Yann Chave, Crozes-Hermitage, 2006, 13.5%, £13.75

A regular favourite of mine, the 06 Crozes from Yann Chaves is tasting as good as ever. Meaty and intensely dark, it’s like sinking into a comfortable old sofa with your best friend. 8/10

Bethany, Grenache, Barossa, Australia, 2006, 14.5%, £7.95

Terrible label! Are they deliberately trying to put people off? It looks cheap and nasty and really doesn’t do the wine justice. This is a smooth and spicy, New World Grenache with jammy red fruit flavours and interesting overtones of iron. 6/10

Belles Pierres, Coteaux du Languedoc Rouge, Clauzes de Jo, 2007, 14%, £10.25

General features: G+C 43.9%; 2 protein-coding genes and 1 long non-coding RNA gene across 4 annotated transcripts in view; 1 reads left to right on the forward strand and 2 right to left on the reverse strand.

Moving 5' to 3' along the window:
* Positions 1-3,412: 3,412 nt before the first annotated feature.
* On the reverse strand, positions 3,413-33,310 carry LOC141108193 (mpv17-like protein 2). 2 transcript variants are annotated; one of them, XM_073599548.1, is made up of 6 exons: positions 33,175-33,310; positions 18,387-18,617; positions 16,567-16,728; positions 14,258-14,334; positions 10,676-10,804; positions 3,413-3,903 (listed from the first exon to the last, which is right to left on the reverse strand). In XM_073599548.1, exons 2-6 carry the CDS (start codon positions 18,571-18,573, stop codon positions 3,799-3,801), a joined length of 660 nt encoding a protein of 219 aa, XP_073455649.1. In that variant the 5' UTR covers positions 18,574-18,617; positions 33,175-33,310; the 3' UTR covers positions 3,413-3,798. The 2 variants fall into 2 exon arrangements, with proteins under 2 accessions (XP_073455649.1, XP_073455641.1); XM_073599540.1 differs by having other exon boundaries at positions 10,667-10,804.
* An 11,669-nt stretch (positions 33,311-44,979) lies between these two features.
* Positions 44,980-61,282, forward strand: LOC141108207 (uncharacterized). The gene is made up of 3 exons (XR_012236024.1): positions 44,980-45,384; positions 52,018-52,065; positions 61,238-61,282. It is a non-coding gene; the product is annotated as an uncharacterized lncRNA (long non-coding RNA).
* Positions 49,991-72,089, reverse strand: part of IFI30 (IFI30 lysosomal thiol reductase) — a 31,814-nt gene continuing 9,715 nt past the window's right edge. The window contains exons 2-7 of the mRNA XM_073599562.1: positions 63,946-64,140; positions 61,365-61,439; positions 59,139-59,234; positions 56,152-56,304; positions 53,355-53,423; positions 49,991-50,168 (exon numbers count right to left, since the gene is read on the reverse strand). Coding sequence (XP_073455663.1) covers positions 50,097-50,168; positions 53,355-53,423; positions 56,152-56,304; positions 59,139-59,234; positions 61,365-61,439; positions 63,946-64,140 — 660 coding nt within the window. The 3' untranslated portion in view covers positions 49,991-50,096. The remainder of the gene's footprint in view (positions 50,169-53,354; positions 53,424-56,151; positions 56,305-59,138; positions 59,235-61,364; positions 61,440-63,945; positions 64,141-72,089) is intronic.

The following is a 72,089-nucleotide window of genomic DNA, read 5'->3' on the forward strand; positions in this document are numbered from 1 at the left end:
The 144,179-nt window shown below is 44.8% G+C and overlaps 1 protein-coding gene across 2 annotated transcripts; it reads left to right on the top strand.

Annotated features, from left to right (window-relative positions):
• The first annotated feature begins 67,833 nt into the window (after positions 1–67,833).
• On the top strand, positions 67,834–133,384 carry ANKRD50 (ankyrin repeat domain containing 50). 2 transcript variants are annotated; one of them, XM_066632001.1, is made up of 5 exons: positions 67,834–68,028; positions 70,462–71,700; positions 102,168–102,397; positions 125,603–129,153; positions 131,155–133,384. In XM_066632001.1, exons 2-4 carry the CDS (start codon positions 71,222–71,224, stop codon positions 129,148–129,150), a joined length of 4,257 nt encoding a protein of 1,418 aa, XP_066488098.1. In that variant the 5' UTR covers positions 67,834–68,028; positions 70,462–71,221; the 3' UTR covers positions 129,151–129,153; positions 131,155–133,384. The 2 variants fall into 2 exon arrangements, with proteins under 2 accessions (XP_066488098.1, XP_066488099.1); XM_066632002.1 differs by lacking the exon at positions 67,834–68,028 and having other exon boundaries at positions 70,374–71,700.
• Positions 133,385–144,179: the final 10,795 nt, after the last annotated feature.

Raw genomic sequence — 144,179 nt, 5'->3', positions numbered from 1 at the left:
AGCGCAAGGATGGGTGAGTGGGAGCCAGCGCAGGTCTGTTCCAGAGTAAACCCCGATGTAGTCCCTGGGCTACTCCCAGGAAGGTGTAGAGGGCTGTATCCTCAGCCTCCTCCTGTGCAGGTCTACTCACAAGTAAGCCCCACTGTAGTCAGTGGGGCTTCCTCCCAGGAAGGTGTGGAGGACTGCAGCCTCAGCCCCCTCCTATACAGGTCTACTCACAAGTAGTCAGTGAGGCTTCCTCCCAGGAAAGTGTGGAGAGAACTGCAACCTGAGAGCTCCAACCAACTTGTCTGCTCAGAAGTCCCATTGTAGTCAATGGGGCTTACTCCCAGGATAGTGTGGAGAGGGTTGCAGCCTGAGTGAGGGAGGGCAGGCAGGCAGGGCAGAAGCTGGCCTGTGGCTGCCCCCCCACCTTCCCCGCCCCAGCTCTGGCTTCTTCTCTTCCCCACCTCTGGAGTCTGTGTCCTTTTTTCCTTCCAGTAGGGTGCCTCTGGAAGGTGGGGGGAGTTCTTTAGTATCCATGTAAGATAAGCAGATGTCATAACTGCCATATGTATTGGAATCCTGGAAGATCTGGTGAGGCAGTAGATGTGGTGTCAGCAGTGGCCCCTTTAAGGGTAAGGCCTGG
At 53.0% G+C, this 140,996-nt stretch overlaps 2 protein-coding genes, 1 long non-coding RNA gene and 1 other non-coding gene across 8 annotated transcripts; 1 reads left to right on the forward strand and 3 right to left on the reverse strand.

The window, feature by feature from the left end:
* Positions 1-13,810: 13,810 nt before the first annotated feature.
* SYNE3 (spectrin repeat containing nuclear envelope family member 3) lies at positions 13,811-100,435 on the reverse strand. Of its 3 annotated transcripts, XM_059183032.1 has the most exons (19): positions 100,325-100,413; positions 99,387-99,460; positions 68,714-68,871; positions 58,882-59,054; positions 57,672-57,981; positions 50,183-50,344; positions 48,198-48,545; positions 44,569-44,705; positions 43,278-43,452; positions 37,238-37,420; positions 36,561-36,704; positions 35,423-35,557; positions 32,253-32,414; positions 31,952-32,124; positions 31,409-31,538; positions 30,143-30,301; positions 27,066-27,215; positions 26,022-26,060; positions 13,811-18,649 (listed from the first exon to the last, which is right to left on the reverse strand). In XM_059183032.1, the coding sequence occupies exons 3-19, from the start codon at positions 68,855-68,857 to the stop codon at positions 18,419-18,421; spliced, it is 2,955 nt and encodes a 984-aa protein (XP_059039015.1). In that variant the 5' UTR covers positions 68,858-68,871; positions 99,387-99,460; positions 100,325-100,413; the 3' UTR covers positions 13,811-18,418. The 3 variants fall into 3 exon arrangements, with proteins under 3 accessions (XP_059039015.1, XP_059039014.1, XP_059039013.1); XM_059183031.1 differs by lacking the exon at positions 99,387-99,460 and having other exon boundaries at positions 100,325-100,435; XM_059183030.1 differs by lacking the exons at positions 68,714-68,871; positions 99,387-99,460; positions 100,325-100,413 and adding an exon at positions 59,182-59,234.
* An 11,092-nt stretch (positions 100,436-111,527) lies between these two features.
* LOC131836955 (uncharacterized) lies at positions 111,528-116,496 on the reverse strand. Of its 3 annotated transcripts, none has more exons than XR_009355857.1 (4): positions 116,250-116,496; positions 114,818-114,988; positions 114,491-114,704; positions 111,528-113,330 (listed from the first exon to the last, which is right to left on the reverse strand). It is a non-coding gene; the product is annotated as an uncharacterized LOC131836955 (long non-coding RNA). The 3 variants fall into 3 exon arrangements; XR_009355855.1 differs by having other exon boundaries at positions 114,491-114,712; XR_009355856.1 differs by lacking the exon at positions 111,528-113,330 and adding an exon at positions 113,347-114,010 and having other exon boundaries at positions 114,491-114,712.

A blend of Syrah, Grenache and Mourvèdre that is dense and savoury. The palate is rounded and the fruit ripe and warming, making this a very engaging glass of red. 7/10

Château Pierre-Bise, Coteaux du Layon Beaulieu, Les Rouannières, 2007, 12.5%, £19.50 (50cl)

Deep golden and lusciously sweet, this is classic Loire Chenin. Although the nose is quite mute the palate is packed with honeyed dried apricot flavours, racy acidity and wet wool minerality. It’s expensive – but you don’t need very much. 7/10

Ramos Pinto, Qunita de Ervamoira, 10 year old Tawny, 19.5%, £15.95

If you’re looking for a port to drink on Christmas day then look no further. This is gorgeous tawny that seems older than its indicated age – and is all the better for that. Aromas and flavours of spiced fruit cake and raisins make this the perfect choice whether you’re looking for something to match to cheese or to serve with Christmas pud. 8/10